Agricultural land being converted into a residential plot in the periphery of Kathmandu.


Last but not least, I am very thankful to the East-West Center Alumni Association for supporting my research with a travel grant.




The East-West Center Association (EWCA) and the EWCA Hawaii Chapter provided Travel Grants ($500 each) to 10 current East West Center students for the summer of 2016.

2016 Summer Travel Grant Series: Poster Presentation of Research at 9th Joint Natural Products Conference in Copenhagen, Denmark


Ram P. Neupane  during the poster presentation


Summer Travel Grant 2016 Recipient

Ram P. Neupane

EWC Student Affiliate

I traveled to Copenhagen, Denmark at the end of July to attend the 9th Joint Natural Products Conference. At the conference, I presented a poster on my research which describes the isolation, characterization and biological evaluation of anticancer compounds from the Hawaiian sponge Dactylospongia sp. I also had the opportunity to listen to various presentations and engage in discussions with scholars and researchers from the United States and many European countries. I was able to broaden my knowledge on the latest research being carried out in the field of natural product chemistry. This research includes finding drug leads against various targets such as viruses, bacteria, cancer cells and the like.

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2015 Summer Travel Grant Series: Field Research in Cameroon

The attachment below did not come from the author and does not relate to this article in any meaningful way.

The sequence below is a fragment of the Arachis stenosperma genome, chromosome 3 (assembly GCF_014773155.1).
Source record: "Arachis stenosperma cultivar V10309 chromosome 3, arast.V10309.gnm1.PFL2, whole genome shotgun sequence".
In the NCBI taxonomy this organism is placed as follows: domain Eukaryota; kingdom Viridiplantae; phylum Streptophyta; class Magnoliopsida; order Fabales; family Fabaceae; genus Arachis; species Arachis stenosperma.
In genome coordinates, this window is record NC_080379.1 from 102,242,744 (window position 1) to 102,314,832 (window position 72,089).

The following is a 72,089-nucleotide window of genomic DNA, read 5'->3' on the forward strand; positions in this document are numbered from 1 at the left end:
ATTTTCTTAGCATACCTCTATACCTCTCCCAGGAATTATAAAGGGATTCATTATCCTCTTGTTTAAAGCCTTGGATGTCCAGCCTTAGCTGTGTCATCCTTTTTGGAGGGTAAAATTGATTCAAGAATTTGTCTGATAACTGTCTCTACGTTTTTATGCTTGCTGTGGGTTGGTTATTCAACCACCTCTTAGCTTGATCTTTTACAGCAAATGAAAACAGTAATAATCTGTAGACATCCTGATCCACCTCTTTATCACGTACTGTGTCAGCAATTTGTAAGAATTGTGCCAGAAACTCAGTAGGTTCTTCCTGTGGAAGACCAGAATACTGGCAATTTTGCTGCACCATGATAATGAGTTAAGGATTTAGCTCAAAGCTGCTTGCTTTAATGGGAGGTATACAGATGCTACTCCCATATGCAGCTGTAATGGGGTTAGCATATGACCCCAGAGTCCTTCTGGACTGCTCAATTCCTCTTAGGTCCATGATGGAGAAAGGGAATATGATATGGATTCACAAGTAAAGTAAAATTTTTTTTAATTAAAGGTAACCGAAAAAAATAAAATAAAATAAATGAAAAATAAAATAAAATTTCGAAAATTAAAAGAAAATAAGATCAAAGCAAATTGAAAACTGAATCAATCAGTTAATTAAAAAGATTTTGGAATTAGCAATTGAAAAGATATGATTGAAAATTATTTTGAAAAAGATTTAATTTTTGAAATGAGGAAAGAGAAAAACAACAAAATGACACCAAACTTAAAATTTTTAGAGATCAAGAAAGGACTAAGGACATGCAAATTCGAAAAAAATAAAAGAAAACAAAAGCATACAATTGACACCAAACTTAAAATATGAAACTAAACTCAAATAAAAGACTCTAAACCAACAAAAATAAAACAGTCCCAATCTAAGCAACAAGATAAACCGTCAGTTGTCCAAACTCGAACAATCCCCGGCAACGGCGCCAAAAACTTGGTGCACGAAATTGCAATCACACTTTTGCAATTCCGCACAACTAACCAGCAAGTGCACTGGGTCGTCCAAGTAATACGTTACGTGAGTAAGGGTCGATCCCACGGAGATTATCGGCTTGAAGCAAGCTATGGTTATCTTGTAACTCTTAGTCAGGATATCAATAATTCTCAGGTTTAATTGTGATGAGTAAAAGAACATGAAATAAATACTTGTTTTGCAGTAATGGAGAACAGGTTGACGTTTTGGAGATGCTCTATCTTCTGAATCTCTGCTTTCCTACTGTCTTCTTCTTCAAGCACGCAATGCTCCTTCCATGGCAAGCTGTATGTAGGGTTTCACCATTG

Summer Travel Grant 2015 Recipient

Obadia Mfuh Kenji

UH Student Affiliate

It was nice to be home in Cameroon conducting field research that had such a tremendous impact on the population. Malaria and other infectious diseases, account for about 80% of hospital visits in Cameroon. It is estimated that every second a child dies of malaria in Sub-Saharan Africa. Prompt and accurate diagnosis of malaria can avert the high mortality rate of malaria in Africa. Unfortunately 90% of deaths from malaria occur in children less than 5 years old. Since most countries in Africa and South East Asia are endemic for malaria, many clinicians tend to prescribe malaria drugs to patients presenting with fever even without a diagnosis. This means that, other infectious diseases that cause fever go untreated. Therefore we were interesting in knowing the baseline malaria prevalence in our study population and to profile other infectious agents that cause febrile illnesses apart from malaria. We were also interested in developing a diagnostic test for malaria using a non-invasive sample (saliva). The current diagnostic methods for malaria require blood collection, which is an invasive procedure.
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2015 Summer Travel Grant Series: Conducting Pre-dissertation Fieldwork in Okinawa

Sakumaphoto: Sayaka Sakuma with Peace Tour Guide and colleague

Summer Travel Grant 2015 Recipient

Sayaka Sakuma

PhD student, Geography Department

Obuchi Fellow

The purpose of my summer travel was to conduct pre-dissertation research in which I aim to develop my scope for looking into tourism development in Okinawa. Mainly, I conducted ethnographic research in two topics: 1) Peace Tour; and 2) UNESCO World Heritage-related Tourism activities. For the first part of my research, Peace Tour, I joined a tour group in which the members explore the memory of WWII and US military bases in Okinawa. Such tours have been gaining popularity in Okinawa, where the prefecture aims to spread the message of peace through its tourism industry. Particularly, I conducted surveys and interviews with the tour members and peace tour guide as well as participant observation during the tour. Based on the data I gathered during the tour, I am currently working on a paper that examines the major discourses on tourism activity and political participation, which I hope to present in Association of American Geographer conference next year.